For example, microfiber is a popular product that uniform companies recently started renting to facilities, especially in the healthcare market. Although the uniform companies are locking these facilities into multi-year contracts, distributors say they are able to get customers to switch back to purchasing these products instead of renting at the conclusion of their contracts.

Ryan Myers, vice president of Little Rock, Ark.-based Myers Supply & Chemical, says he tells customers that they can fall into a major financial trap by renting microfiber products from a uniform company, especially if no one is keeping track of the number of products being delivered and picked up to be laundered on a weekly basis.

"The uniform companies don't record shortages until you want to get out of the contract," says Myers. "And when a customer wants to get out, they'll say we delivered 4,000 microfiber heads and you're only returning 2,000. So you get a delivery ticket, but no one is keeping track of what's being delivered to them or counting what's being sent out and they're not weighing or counting, they're just leaving it up to the uniform company to say what has been returned."

Myers says a large hospital in his area recently fell victim to this trap and as a result was hit with a $56,000 bill for unreturned microfiber products over the course of a year. Not only was the hospital forced to pay this penalty, but this also cost the head of environmental services of the hospital his job. Because the hospital didn't have any reporting, it didn't really know what they were giving back other than what the uniform company was telling them.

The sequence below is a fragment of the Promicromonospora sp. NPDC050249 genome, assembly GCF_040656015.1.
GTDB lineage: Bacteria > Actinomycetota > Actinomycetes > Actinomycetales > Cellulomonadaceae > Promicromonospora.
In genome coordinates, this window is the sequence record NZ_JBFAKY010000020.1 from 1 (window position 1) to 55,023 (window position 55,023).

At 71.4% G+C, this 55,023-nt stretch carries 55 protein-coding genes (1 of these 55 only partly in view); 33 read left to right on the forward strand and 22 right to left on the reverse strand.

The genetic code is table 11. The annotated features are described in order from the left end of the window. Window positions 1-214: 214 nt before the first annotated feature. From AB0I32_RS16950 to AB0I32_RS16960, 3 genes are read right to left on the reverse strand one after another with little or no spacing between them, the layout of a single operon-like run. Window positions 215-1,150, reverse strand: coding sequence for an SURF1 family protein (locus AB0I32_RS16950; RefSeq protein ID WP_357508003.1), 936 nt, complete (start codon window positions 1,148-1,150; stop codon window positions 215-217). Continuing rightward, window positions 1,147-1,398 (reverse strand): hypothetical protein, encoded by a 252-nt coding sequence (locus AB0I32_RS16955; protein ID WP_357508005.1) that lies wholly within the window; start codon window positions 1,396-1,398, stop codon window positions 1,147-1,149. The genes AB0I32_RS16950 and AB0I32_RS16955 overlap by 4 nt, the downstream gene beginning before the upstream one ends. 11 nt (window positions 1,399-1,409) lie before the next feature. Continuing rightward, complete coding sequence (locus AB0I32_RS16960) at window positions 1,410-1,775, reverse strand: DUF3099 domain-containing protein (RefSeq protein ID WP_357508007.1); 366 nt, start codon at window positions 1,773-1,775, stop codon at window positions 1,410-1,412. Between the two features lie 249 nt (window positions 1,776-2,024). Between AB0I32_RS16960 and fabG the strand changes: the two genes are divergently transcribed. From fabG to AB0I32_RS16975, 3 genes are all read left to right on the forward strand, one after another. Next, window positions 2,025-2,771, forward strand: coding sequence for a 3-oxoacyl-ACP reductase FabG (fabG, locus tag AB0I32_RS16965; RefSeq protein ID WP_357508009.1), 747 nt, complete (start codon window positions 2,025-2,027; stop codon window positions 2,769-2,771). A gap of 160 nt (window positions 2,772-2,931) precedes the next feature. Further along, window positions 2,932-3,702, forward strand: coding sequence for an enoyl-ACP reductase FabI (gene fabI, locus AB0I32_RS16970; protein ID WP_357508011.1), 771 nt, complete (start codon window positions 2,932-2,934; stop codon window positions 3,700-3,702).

"There's always loss, but there's no way over a period of a year that they lost $56,000 worth of microfiber," says Myers. "But they didn't really have any legs to stand on because there was no accountability and they had to pay it."

When asked by SM about informing customers about lost items at the conclusion of a contract, Cintas "operates with honesty and integrity," says company spokeswoman Heather Maley. "As a result, we are transparent with our service agreements, which outline the terms (considered standard in the industry), any changes that may take place, and charges that may be incurred upon termination of the agreement for things such as unreturned items. This is regularly communicated to our customers through our service sales representatives during their weekly service visits. It is also noted on the invoice, and in some cases, may be outlined in a letter sent directly from the company."

In accounts where customers are renting microfiber from uniform companies, Sulkin says it has been helpful to show the benefits of owning vs. renting and laundering microfiber in-house.

"So, we're saying, you know what, when does your contract end? We can show you a microfiber program where you can bring in 300 microfibers, we'll even give you a washer and you can wash your own in-house and you can save a lot of money," he says.

The backbone of jan/san distribution is delivering value along with products. Showing customers the true benefits of staying within the jan/san channel and purchasing from a knowledgeable source has been successful for distributors in overcoming competition impeding on their marketplace. As uniform companies continue to make a concentrated effort to pursue jan/san customers, distributors must be prepared to fight for their business.

Get End Users To Switch From Shop Towels To Wipers

Automotive shops, manufacturing and industrial facilities often rent shop towels from uniform companies. However, studies show the laundering process is not environmentally friendly and often expose employees to unsafe toxins. Read how distributors have been able to win these accounts from uniform companies by getting customers to make the switch to disposable wipers here.